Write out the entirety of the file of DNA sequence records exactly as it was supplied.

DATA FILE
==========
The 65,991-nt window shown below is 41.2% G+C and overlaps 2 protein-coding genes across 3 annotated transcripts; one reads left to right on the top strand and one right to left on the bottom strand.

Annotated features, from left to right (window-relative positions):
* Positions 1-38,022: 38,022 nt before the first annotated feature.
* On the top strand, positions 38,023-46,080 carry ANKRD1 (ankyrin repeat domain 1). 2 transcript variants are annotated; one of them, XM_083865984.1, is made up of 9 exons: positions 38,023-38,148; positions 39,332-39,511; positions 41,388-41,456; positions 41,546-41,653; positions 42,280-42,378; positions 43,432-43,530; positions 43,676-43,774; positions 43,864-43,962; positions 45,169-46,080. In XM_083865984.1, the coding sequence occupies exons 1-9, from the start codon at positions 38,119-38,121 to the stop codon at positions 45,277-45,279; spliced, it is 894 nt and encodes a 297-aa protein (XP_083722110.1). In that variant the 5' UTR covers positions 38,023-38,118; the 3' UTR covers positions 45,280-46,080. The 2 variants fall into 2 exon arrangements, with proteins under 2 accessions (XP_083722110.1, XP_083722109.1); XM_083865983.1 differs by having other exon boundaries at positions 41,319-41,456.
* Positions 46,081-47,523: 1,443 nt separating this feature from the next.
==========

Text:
The 65,991-nt window shown below is 41.2% G+C and overlaps 2 protein-coding genes across 3 annotated transcripts; one reads left to right on the top strand and one right to left on the bottom strand.

Annotated features, from left to right (window-relative positions):
* Positions 1-38,022: 38,022 nt before the first annotated feature.
* On the top strand, positions 38,023-46,080 carry ANKRD1 (ankyrin repeat domain 1). 2 transcript variants are annotated; one of them, XM_083865984.1, is made up of 9 exons: positions 38,023-38,148; positions 39,332-39,511; positions 41,388-41,456; positions 41,546-41,653; positions 42,280-42,378; positions 43,432-43,530; positions 43,676-43,774; positions 43,864-43,962; positions 45,169-46,080. In XM_083865984.1, the coding sequence occupies exons 1-9, from the start codon at positions 38,119-38,121 to the stop codon at positions 45,277-45,279; spliced, it is 894 nt and encodes a 297-aa protein (XP_083722110.1). In that variant the 5' UTR covers positions 38,023-38,118; the 3' UTR covers positions 45,280-46,080. The 2 variants fall into 2 exon arrangements, with proteins under 2 accessions (XP_083722110.1, XP_083722109.1); XM_083865983.1 differs by having other exon boundaries at positions 41,319-41,456.
* Positions 46,081-47,523: 1,443 nt separating this feature from the next.